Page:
Mining operations at Thermo Mine will resume this summer after being idle for three years, according to Luminant Mining.
Hopkins County Judge Robert Newsom met with Luminant representatives Thursday about the company's plans to resume mining in an area between the existing mine and FM 1870 south of Sulphur Springs.
Newsom said, based on the information he received, he is expecting mining operations to get under way very soon.
“They told me that in the next two weeks there will be people working on that site,” he said. “They are pursuing about 300 acres over, at least, one year plus. They don't know how long they will be doing it, but we know they are starting back mining again.”
The mining work will also include reclamation work in the mined area.
A Luminant spokesman issued a brief statement about plans for the resumption of mining operations.
“Luminant received a surface mining permit from the Railroad Commission of Texas in 2013 to expand its existing Thermo Mine. The company will begin initial construction this summer and operations will start this fall,” the spokesman said. “The expanded area is located on the north side of the existing Thermo Mine adjacent to FM 1870. The permitted area covers approximately 286 acres.”
Early Friday morning, the sounds of heavy equipment could again be heard coming from the area of the Thermo Mine.
Word of the resumption of mining operation came as a surprise to Hopkins County Chief Appraiser Cathy Singleton, who said, in 2011 when Luminant was shutting the mine down, it was valued for tax purposes at more than $16 million and the total loss of tax revenue to Hopkins County, Hopkins County Memorial Hospital District, Sulphur Springs Independent School District and Como-Pickton Consolidated Independent School District would be more than $330,000.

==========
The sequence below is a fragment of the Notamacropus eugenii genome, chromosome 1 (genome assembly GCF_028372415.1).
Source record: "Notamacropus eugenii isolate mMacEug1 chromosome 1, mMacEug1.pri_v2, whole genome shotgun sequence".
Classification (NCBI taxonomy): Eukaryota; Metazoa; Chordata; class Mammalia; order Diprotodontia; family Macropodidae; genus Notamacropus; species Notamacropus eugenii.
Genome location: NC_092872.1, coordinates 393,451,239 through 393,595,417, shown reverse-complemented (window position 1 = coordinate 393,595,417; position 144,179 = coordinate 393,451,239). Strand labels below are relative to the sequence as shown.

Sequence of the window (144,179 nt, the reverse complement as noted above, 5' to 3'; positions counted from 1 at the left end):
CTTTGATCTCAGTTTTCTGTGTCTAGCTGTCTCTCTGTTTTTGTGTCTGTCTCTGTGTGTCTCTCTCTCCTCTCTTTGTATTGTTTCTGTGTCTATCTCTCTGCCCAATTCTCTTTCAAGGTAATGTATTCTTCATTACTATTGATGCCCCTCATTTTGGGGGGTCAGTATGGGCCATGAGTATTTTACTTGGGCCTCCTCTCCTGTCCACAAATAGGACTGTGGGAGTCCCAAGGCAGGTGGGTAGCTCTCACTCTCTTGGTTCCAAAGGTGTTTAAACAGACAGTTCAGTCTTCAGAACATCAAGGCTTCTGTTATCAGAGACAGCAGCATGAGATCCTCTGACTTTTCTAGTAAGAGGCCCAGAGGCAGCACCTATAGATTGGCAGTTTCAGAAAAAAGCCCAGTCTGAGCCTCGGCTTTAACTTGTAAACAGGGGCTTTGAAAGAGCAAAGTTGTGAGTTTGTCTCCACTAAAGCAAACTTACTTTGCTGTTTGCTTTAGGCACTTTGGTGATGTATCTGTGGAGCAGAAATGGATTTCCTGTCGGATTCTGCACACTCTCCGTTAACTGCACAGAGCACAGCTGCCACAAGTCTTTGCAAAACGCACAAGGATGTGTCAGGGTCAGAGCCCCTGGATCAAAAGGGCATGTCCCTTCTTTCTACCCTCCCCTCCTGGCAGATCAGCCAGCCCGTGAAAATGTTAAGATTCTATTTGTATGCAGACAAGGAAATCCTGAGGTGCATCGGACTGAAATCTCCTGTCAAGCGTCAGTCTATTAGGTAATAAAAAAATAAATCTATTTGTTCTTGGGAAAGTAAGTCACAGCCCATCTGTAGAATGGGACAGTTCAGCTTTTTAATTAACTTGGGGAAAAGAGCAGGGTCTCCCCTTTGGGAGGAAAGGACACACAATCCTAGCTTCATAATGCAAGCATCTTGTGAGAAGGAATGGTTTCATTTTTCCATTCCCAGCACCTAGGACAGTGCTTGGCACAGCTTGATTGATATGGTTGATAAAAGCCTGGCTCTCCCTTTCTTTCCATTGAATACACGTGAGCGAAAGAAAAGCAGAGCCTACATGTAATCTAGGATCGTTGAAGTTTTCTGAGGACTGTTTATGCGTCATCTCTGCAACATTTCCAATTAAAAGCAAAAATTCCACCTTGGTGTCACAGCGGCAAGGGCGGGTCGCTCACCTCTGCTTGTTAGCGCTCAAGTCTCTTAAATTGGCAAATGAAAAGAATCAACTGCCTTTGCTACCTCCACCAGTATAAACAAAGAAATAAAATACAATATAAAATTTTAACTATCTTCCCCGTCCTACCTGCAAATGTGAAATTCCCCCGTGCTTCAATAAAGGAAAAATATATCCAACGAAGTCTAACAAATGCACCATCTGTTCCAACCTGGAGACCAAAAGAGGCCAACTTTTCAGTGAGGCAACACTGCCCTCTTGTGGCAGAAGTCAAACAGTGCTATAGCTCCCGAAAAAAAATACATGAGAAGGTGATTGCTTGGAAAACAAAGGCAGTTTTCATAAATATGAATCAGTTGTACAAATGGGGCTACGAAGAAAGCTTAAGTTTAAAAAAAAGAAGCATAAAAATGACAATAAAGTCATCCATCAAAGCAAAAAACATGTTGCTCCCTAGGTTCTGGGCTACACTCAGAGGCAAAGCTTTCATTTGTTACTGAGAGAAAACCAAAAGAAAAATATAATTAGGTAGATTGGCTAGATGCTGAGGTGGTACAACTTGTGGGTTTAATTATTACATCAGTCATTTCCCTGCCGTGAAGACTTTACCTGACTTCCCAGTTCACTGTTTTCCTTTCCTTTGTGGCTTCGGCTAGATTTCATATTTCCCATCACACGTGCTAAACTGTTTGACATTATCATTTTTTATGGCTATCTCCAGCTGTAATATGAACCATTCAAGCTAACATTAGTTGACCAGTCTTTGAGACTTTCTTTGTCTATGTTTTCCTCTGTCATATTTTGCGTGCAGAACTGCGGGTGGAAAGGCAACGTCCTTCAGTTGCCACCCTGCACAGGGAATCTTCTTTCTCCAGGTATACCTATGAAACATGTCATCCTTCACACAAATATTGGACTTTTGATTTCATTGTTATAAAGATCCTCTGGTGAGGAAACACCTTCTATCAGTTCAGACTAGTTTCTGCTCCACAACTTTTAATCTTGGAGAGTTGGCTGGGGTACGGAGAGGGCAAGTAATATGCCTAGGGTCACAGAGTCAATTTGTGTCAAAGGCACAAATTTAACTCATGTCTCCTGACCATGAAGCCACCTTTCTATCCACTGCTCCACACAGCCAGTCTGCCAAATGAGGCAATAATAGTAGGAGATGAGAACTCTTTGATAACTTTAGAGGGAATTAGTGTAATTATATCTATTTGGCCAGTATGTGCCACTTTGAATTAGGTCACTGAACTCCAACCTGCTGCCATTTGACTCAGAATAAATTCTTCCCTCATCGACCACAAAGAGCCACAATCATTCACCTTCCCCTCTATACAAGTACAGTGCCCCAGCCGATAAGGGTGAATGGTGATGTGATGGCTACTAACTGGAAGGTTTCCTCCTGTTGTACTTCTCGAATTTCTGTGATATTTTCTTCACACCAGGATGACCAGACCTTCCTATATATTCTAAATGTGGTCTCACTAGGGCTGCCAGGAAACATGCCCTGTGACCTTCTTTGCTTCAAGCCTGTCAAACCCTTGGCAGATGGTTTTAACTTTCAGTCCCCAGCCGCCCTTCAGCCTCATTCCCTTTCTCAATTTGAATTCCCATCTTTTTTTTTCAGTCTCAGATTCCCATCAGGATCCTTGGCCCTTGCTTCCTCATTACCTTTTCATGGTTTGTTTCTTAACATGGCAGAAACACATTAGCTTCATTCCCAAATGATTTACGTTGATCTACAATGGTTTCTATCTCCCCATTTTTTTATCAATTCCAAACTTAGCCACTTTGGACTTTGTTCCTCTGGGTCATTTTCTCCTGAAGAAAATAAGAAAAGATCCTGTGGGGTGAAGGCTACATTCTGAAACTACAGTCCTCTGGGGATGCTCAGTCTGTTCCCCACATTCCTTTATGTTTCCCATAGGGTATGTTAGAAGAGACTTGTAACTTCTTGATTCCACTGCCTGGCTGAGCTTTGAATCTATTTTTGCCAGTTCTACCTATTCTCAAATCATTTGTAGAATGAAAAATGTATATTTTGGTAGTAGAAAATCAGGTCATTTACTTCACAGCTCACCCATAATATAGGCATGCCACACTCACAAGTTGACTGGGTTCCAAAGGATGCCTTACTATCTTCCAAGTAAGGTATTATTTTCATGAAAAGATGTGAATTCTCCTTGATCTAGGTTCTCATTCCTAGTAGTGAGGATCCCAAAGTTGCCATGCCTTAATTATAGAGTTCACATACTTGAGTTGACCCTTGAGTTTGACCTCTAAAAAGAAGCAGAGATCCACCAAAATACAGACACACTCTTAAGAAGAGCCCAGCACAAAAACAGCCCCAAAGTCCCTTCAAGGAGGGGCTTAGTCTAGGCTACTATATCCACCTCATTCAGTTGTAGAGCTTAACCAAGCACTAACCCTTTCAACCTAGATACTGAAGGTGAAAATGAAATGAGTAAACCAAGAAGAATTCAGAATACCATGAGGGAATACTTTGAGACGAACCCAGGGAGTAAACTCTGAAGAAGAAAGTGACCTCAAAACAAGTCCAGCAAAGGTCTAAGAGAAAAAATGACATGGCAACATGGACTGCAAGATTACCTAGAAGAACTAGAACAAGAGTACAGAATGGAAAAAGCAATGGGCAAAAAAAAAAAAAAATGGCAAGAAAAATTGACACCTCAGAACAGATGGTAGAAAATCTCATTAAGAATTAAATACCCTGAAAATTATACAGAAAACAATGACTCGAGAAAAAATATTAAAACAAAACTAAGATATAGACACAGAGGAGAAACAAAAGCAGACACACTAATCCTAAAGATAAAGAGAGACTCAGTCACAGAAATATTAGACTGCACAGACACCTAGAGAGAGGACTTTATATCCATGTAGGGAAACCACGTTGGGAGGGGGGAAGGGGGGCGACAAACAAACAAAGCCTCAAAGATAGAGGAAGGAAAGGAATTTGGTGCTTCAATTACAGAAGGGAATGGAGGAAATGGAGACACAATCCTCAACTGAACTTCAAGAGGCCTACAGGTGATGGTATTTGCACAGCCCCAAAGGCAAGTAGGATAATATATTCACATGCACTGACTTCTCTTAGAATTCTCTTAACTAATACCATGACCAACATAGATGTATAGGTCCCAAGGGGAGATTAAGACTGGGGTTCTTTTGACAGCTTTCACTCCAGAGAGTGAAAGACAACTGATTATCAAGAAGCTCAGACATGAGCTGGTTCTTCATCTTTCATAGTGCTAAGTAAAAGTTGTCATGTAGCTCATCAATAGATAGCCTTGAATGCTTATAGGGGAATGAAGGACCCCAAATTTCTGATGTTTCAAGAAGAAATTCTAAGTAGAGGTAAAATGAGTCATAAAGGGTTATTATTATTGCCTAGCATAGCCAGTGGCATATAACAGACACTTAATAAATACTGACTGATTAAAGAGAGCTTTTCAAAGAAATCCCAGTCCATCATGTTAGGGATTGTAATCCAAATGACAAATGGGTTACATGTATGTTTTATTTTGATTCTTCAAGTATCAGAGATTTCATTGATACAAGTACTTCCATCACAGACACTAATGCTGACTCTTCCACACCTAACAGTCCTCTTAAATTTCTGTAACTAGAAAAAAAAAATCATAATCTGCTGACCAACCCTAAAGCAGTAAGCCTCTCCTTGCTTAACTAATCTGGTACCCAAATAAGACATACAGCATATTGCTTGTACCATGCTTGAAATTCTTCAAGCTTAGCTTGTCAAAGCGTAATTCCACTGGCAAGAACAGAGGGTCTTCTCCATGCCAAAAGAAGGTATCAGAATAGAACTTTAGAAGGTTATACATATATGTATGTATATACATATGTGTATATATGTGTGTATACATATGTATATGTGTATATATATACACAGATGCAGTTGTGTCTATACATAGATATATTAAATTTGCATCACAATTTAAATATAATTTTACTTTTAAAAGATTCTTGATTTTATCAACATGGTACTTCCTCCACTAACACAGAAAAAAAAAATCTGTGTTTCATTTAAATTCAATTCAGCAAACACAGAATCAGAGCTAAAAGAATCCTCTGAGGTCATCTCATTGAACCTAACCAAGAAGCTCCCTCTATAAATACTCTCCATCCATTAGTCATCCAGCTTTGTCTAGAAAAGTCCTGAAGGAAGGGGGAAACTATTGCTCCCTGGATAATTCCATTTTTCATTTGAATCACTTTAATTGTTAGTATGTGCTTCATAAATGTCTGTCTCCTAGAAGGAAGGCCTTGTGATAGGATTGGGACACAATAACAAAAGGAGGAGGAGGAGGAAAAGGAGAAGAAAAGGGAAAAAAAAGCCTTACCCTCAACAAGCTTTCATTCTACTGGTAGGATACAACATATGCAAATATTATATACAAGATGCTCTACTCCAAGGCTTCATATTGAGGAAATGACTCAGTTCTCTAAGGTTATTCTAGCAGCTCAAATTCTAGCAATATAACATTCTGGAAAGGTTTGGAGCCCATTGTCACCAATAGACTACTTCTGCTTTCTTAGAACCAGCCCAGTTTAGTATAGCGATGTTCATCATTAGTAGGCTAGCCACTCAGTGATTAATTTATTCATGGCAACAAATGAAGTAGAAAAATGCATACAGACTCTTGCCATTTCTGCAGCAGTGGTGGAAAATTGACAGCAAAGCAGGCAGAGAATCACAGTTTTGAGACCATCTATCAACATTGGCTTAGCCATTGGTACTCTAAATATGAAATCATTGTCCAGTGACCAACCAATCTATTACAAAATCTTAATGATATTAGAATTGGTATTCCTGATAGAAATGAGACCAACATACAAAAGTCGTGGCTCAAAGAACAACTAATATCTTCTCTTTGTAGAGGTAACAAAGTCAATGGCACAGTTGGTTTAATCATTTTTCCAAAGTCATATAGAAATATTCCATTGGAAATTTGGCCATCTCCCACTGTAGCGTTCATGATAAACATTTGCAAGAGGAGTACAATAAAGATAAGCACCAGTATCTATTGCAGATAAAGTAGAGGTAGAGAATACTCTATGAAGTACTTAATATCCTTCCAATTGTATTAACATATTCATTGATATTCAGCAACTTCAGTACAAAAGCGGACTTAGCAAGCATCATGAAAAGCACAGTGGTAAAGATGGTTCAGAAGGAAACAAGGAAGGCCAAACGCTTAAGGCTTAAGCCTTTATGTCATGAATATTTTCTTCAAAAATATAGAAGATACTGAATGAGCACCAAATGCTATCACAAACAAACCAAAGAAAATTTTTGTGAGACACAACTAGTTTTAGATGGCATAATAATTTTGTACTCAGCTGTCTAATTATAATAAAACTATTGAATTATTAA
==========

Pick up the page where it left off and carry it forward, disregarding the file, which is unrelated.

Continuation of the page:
The information also came as a surprise to Sulphur Springs City Manager Marc Maxwell and to Roger Feagley at Sulphur Springs-Hopkins Economic Development Corporation.
Both called the resumption good economic news for the area.
In September 2011, Luminant announced the end of operations at Thermo Mine to comply with the Environmental Protection Agency's Cross-State Air Pollution Rule, which caused the loss of a number jobs locally and up to about 500 overall.
At the Monticello Power Plant and supporting Thermo and Winfield mines in Northeast Texas, the following steps were outlined in 2011:
n/ Monticello Units 1 and 2 were idled. These units had a capacity of approximately 1,200 megawatts.
n/ Monticello Unit 3 was to cease using Texas lignite for fuel and begin to operate on 100 percent Powder River Basin coal.
n/ Thermo and Winfield mines would cease mining Texas lignite with the idling of Monticello Units 1 and 2 and the fuel switching at Monticello Unit 3, but Luminant said it would continue reclamation activities at those sites.
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